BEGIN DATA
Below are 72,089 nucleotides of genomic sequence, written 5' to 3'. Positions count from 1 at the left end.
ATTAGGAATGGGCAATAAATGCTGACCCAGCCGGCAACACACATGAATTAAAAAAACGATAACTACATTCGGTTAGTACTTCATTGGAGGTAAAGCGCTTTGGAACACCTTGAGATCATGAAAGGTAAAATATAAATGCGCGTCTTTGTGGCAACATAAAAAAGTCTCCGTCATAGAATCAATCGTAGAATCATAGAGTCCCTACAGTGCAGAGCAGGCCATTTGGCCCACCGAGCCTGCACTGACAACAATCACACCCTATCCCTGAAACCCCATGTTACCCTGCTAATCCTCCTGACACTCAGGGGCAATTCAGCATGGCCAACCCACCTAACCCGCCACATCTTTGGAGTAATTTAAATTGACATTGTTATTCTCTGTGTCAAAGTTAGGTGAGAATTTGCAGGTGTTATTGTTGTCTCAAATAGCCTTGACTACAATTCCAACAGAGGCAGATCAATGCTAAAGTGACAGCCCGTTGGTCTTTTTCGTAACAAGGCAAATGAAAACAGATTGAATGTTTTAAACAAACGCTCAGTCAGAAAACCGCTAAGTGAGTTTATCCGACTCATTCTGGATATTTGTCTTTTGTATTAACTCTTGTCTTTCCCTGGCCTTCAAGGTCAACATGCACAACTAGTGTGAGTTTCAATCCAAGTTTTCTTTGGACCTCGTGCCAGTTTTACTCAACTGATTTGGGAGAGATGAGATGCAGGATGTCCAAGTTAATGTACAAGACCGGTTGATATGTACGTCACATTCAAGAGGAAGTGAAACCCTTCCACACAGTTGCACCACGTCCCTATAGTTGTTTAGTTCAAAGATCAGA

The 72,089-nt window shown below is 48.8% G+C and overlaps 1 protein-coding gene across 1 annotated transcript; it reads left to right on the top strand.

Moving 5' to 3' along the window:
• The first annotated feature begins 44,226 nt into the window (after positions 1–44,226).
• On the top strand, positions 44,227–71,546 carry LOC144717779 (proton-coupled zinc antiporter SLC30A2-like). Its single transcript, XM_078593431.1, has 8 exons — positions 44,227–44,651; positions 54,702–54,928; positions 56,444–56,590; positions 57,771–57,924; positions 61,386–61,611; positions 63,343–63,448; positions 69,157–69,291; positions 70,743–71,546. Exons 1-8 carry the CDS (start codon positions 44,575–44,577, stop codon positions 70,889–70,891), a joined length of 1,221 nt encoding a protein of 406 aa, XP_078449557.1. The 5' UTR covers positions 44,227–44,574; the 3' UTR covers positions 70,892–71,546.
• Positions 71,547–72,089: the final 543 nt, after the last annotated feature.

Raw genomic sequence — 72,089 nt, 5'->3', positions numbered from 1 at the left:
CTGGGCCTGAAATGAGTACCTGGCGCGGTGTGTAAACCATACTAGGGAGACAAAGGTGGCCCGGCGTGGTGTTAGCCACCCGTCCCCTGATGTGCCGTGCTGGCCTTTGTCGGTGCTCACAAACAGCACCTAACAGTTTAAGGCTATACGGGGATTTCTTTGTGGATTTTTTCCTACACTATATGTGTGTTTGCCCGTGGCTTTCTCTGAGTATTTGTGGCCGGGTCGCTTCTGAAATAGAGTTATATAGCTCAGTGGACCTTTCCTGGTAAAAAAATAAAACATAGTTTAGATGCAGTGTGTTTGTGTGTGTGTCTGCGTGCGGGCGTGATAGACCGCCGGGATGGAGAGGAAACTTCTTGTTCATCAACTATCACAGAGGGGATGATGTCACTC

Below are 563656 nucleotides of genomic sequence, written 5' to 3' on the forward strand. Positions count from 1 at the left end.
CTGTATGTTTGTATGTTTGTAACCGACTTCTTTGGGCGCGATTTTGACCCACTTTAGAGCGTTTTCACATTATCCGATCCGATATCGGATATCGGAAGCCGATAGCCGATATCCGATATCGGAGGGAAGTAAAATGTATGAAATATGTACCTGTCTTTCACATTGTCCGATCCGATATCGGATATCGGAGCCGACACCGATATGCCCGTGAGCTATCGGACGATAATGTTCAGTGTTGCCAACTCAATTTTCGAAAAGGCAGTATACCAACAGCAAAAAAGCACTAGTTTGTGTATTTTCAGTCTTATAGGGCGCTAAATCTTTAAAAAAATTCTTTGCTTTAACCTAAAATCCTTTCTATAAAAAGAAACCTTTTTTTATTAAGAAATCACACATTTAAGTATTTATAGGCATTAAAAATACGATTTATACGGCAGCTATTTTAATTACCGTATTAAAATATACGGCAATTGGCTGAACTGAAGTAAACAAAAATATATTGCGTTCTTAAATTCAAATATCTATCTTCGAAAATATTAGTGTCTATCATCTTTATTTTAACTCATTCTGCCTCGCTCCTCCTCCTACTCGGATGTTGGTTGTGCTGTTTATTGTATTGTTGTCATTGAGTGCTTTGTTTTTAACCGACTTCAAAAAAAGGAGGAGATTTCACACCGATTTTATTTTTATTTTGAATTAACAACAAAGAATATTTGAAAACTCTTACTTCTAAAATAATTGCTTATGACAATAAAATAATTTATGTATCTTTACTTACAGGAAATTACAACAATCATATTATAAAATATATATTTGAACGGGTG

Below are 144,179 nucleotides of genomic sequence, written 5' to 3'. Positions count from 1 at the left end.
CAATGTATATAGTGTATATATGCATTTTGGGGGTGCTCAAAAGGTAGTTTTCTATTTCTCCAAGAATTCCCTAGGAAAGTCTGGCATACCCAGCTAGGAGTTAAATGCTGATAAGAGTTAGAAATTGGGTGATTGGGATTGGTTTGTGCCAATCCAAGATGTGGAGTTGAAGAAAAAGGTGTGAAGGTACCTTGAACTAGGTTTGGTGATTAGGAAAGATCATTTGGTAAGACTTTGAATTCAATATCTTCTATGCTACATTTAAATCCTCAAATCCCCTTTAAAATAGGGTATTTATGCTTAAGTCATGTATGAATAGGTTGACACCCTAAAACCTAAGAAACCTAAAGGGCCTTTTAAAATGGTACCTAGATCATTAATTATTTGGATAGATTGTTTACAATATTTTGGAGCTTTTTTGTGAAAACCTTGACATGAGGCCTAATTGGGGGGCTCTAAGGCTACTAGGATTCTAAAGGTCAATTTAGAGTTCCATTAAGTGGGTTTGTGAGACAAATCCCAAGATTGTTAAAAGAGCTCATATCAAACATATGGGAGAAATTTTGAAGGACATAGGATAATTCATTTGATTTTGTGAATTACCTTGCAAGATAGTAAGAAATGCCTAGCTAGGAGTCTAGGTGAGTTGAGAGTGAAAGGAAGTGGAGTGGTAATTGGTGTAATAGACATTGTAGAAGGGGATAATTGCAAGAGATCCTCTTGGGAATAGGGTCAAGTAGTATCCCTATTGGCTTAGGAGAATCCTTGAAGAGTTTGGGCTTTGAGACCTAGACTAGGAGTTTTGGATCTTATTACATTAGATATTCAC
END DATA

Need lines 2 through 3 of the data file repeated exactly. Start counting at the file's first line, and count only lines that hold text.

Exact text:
ATTAGGAATGGGCAATAAATGCTGACCCAGCCGGCAACACACATGAATTAAAAAAACGATAACTACATTCGGTTAGTACTTCATTGGAGGTAAAGCGCTTTGGAACACCTTGAGATCATGAAAGGTAAAATATAAATGCGCGTCTTTGTGGCAACATAAAAAAGTCTCCGTCATAGAATCAATCGTAGAATCATAGAGTCCCTACAGTGCAGAGCAGGCCATTTGGCCCACCGAGCCTGCACTGACAACAATCACACCCTATCCCTGAAACCCCATGTTACCCTGCTAATCCTCCTGACACTCAGGGGCAATTCAGCATGGCCAACCCACCTAACCCGCCACATCTTTGGAGTAATTTAAATTGACATTGTTATTCTCTGTGTCAAAGTTAGGTGAGAATTTGCAGGTGTTATTGTTGTCTCAAATAGCCTTGACTACAATTCCAACAGAGGCAGATCAATGCTAAAGTGACAGCCCGTTGGTCTTTTTCGTAACAAGGCAAATGAAAACAGATTGAATGTTTTAAACAAACGCTCAGTCAGAAAACCGCTAAGTGAGTTTATCCGACTCATTCTGGATATTTGTCTTTTGTATTAACTCTTGTCTTTCCCTGGCCTTCAAGGTCAACATGCACAACTAGTGTGAGTTTCAATCCAAGTTTTCTTTGGACCTCGTGCCAGTTTTACTCAACTGATTTGGGAGAGATGAGATGCAGGATGTCCAAGTTAATGTACAAGACCGGTTGATATGTACGTCACATTCAAGAGGAAGTGAAACCCTTCCACACAGTTGCACCACGTCCCTATAGTTGTTTAGTTCAAAGATCAGA

The 72,089-nt window shown below is 48.8% G+C and overlaps 1 protein-coding gene across 1 annotated transcript; it reads left to right on the top strand.